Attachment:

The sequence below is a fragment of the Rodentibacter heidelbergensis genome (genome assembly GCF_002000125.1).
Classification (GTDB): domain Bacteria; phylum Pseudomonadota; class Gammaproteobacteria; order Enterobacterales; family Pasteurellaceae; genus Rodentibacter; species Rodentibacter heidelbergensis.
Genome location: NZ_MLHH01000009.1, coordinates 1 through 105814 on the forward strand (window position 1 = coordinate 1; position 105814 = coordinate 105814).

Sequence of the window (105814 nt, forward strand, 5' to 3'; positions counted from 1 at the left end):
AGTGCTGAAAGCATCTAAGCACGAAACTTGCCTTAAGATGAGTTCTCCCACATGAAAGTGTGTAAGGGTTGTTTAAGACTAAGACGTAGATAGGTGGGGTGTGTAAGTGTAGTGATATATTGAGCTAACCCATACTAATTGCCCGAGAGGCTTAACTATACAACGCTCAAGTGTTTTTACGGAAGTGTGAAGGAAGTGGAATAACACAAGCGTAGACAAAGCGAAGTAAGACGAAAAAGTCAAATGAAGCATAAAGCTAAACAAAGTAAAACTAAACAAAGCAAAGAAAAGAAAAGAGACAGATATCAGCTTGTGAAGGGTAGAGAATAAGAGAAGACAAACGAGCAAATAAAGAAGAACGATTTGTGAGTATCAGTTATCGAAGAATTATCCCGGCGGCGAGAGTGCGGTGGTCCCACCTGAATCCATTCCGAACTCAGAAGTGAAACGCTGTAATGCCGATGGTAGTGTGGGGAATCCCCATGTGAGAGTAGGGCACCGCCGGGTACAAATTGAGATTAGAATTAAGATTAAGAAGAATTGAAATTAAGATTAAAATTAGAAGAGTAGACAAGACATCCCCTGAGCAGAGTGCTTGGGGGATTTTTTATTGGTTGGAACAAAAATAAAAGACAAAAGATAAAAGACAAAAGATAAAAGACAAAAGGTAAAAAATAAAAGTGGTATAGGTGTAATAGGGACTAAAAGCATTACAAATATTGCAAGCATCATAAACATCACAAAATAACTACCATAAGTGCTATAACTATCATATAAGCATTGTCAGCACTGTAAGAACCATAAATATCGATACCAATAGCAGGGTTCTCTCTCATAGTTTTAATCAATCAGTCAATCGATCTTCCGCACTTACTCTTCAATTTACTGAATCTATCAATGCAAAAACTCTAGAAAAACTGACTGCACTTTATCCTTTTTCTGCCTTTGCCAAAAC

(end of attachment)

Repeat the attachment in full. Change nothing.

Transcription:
The sequence below is a fragment of the Rodentibacter heidelbergensis genome (genome assembly GCF_002000125.1).
Classification (GTDB): domain Bacteria; phylum Pseudomonadota; class Gammaproteobacteria; order Enterobacterales; family Pasteurellaceae; genus Rodentibacter; species Rodentibacter heidelbergensis.
Genome location: NZ_MLHH01000009.1, coordinates 1 through 105814 on the forward strand (window position 1 = coordinate 1; position 105814 = coordinate 105814).

Sequence of the window (105814 nt, forward strand, 5' to 3'; positions counted from 1 at the left end):
AGTGCTGAAAGCATCTAAGCACGAAACTTGCCTTAAGATGAGTTCTCCCACATGAAAGTGTGTAAGGGTTGTTTAAGACTAAGACGTAGATAGGTGGGGTGTGTAAGTGTAGTGATATATTGAGCTAACCCATACTAATTGCCCGAGAGGCTTAACTATACAACGCTCAAGTGTTTTTACGGAAGTGTGAAGGAAGTGGAATAACACAAGCGTAGACAAAGCGAAGTAAGACGAAAAAGTCAAATGAAGCATAAAGCTAAACAAAGTAAAACTAAACAAAGCAAAGAAAAGAAAAGAGACAGATATCAGCTTGTGAAGGGTAGAGAATAAGAGAAGACAAACGAGCAAATAAAGAAGAACGATTTGTGAGTATCAGTTATCGAAGAATTATCCCGGCGGCGAGAGTGCGGTGGTCCCACCTGAATCCATTCCGAACTCAGAAGTGAAACGCTGTAATGCCGATGGTAGTGTGGGGAATCCCCATGTGAGAGTAGGGCACCGCCGGGTACAAATTGAGATTAGAATTAAGATTAAGAAGAATTGAAATTAAGATTAAAATTAGAAGAGTAGACAAGACATCCCCTGAGCAGAGTGCTTGGGGGATTTTTTATTGGTTGGAACAAAAATAAAAGACAAAAGATAAAAGACAAAAGATAAAAGACAAAAGGTAAAAAATAAAAGTGGTATAGGTGTAATAGGGACTAAAAGCATTACAAATATTGCAAGCATCATAAACATCACAAAATAACTACCATAAGTGCTATAACTATCATATAAGCATTGTCAGCACTGTAAGAACCATAAATATCGATACCAATAGCAGGGTTCTCTCTCATAGTTTTAATCAATCAGTCAATCGATCTTCCGCACTTACTCTTCAATTTACTGAATCTATCAATGCAAAAACTCTAGAAAAACTGACTGCACTTTATCCTTTTTCTGCCTTTGCCAAAAC